The new year can do strange things to an investor. After the clock struck midnight on Jan. 1, after all the year-end buying and selling wound down around me, I sat looking at the contents of my portfolio -- contents that seldom change. And as I looked, I noticed something:

Where is my diversity?

Oh, I own retail stocks and tech stocks and even a little company from the waste-management sector. But one thing that ties them all together is that they're all American. And not to sound unpatriotic, but I'm not at all sure this is a good thing.

There's a plethora of reasons why I should be looking for new investments outside my country's circle of competence. Here are some of my favorites.

Investing in international companies gives me another way to recession-proof my portfolio, for starters. If the U.S. economy tanks and I have all my money sunk into U.S. companies -- no matter the industry -- then I'm bound to take a hit, at least in the short term. But if I pepper my portfolio with some global stocks -- good global stocks, though I hope that goes without saying -- I'm insuring myself against some additional fallout.

Furthermore, going global exposes me to new markets and ventures that I never would have considered stateside. If I can find a solid, growing international company that's reasonably priced, one I wouldn't mind holding for the long term, I'm a happy person. If it gives me an opportunity to become an early adopter to a market or industry that's on its way to the forefront, and if it gives me an opportunity to learn something new along the way, so much the better.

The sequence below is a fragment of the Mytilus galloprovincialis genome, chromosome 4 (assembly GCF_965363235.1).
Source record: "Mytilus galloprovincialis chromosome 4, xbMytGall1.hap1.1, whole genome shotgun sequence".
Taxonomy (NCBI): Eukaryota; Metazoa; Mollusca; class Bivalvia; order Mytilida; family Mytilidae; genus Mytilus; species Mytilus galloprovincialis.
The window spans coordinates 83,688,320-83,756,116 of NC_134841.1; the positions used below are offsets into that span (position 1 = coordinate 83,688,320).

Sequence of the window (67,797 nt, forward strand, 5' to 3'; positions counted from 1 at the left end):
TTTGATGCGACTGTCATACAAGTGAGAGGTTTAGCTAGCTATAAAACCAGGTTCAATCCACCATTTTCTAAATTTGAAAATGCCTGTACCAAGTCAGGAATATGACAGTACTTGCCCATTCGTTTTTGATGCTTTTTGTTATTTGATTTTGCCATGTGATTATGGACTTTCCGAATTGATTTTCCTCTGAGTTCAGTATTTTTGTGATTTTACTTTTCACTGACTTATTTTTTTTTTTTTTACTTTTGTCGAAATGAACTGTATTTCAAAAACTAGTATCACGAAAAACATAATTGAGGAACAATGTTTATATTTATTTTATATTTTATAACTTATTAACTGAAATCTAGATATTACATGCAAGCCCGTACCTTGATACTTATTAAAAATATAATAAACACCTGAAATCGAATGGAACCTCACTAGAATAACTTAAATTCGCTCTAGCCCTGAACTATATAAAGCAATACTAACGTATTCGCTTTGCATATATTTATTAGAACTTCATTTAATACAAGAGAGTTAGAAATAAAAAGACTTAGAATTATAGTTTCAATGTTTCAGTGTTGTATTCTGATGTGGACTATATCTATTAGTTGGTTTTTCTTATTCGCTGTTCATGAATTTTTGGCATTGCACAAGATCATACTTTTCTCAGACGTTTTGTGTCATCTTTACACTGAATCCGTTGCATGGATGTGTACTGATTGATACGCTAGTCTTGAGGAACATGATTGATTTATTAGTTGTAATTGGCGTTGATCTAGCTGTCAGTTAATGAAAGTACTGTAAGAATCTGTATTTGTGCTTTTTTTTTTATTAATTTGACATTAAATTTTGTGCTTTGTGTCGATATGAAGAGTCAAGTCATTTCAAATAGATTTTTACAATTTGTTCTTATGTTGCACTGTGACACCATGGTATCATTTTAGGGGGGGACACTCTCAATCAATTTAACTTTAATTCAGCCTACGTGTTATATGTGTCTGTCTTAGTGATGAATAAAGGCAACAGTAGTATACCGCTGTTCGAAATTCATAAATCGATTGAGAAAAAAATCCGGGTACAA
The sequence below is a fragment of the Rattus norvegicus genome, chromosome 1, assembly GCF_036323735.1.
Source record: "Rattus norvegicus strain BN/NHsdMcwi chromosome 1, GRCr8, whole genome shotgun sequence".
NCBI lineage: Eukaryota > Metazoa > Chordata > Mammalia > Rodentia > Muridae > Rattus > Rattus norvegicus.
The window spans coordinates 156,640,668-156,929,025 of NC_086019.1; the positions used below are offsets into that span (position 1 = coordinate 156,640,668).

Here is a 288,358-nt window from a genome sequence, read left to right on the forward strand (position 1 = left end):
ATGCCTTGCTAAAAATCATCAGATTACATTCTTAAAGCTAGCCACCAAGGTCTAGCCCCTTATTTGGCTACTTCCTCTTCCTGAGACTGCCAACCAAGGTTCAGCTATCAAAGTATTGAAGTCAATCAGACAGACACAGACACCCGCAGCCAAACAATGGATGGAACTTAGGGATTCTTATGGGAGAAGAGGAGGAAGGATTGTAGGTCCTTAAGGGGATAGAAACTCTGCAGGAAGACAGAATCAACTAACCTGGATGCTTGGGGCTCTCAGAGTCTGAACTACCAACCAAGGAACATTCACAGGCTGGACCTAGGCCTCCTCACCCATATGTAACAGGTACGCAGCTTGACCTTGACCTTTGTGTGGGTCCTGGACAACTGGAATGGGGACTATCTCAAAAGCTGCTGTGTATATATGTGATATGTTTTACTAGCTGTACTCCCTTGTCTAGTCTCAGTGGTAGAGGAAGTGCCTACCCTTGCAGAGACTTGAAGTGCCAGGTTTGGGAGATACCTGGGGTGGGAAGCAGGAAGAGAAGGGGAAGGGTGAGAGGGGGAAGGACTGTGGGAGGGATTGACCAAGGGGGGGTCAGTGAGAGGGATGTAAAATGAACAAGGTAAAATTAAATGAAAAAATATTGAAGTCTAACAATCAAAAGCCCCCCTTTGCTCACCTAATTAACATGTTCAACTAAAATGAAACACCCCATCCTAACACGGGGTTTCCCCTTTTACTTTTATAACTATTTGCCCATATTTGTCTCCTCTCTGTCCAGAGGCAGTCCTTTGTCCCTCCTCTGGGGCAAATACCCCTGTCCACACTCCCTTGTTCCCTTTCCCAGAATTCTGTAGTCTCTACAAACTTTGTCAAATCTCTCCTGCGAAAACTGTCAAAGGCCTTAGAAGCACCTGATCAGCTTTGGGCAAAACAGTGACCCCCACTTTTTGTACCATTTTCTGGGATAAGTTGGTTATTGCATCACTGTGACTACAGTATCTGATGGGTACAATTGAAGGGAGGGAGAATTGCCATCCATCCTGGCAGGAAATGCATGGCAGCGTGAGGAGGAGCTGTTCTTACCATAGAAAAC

But none of this would mean a thing if international stocks consistently lagged their American brethren. The good news? They're movin' on up. Take the iShares MSCI EAFEIndex (AMEX:EFA) ETF, for instance, which holds such well-known international companies as BP (NYSE:BP), GlaxoSmithKline (NYSE:GSK), Total SA (NYSE:TOT), Toyota (NYSE:TM), Vodafone (NYSE:VOD), and HSBC Holdings (NYSE:HBC). The ETF, which tracks the international large-cap index, has beaten the S&P 500 by more than nine percentage points annually over the trailing-three-year period. Not too shabby!

The Foolish bottom line
In this age of worldwide industries and international companies with household names, "going global" doesn't have to mean incurring massive risk and uncertain results. In fact, researching and investing in international companies can be another safeguard to your portfolio, adding additional diversity and the benefits that accompany it.

Are you interested in getting into the global market, but don't have the time to research companies yourself? Check out Motley Fool Global Gains, where Fool senior analyst Bill Mann does his homework and recommends two new international picks each month. A free trial is yours if you click here.

Hope Nelson-Pope is the Fool's online coordinating editor. As evidenced by her diversity woes, she owns none of the companies mentioned here -- yet. Glaxo and Total are Income Investor recommendations. Vodafone is an Inside Value pick. The Motley Fool has a disclosure policy.